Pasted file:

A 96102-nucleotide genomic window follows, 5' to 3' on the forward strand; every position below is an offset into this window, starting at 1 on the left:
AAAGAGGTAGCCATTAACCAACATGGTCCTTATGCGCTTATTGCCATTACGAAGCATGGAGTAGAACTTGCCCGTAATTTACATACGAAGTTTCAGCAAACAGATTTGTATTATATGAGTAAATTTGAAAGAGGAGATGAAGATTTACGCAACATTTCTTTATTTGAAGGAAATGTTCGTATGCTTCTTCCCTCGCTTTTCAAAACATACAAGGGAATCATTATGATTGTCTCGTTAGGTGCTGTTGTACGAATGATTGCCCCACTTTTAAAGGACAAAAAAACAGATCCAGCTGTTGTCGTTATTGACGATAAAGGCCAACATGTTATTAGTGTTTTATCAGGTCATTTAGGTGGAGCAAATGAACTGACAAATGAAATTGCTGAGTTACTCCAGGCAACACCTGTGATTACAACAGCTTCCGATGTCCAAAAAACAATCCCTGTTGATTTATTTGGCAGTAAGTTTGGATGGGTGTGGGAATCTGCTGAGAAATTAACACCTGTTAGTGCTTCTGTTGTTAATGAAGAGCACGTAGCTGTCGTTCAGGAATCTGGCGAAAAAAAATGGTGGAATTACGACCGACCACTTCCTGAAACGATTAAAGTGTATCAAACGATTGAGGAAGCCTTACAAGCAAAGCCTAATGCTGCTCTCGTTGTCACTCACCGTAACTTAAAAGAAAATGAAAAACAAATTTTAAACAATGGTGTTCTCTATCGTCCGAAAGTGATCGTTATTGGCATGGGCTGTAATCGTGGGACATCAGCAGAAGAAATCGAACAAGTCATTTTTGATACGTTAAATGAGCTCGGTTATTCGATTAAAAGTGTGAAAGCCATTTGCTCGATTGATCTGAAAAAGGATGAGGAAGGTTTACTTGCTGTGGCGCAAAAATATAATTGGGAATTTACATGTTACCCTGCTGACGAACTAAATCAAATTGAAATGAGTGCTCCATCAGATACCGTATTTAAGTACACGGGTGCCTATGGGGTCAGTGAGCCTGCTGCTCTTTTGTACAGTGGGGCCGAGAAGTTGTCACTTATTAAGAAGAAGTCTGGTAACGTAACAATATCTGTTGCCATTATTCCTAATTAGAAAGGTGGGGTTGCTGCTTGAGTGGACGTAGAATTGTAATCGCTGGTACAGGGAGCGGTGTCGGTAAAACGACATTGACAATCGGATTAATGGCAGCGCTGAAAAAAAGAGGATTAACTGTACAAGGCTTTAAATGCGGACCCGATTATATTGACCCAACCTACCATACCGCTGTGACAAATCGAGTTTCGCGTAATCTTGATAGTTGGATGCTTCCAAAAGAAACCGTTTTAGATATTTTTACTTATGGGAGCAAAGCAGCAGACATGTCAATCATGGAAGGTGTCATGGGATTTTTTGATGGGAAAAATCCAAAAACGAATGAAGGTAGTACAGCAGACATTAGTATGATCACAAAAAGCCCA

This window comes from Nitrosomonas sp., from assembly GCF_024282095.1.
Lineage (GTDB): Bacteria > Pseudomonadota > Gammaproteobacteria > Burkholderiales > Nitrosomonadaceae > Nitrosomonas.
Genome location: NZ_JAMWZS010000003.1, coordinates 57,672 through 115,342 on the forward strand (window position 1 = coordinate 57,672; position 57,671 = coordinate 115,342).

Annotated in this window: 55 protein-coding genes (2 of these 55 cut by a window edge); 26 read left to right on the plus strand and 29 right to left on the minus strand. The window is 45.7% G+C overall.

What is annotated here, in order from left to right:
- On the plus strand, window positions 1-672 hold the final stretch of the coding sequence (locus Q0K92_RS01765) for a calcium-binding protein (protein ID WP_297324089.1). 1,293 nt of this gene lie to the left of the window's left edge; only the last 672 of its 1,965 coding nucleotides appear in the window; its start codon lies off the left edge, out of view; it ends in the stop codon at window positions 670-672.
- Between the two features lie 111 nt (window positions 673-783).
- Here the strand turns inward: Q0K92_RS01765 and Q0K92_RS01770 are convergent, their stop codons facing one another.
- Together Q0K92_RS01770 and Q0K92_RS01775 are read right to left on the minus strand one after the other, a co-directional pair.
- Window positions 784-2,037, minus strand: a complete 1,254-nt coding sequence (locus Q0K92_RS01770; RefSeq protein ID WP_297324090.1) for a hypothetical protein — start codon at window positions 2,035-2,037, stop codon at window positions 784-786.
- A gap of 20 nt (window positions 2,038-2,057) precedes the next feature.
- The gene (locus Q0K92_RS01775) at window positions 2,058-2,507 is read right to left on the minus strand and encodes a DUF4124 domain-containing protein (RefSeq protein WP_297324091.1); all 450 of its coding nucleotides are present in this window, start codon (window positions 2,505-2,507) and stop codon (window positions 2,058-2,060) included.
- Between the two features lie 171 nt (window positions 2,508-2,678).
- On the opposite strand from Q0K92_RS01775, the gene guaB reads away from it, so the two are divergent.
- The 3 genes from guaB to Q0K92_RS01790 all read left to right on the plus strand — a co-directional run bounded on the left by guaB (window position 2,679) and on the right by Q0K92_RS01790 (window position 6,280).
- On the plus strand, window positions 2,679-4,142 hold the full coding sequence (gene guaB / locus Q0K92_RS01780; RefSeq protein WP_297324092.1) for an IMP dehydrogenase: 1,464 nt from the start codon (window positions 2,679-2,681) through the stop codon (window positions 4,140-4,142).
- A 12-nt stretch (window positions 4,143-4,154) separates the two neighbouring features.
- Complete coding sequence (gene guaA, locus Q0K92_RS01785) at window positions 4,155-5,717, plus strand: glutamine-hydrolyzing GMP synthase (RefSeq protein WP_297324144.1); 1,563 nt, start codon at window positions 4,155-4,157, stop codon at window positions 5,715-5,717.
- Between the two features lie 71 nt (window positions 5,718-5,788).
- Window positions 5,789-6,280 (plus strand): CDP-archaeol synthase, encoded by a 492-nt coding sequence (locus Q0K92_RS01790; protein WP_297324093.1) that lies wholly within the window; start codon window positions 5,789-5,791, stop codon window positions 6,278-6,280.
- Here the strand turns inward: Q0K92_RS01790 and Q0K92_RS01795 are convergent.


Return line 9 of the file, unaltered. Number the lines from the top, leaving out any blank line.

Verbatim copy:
- Between the two features lie 111 nt (window positions 673-783).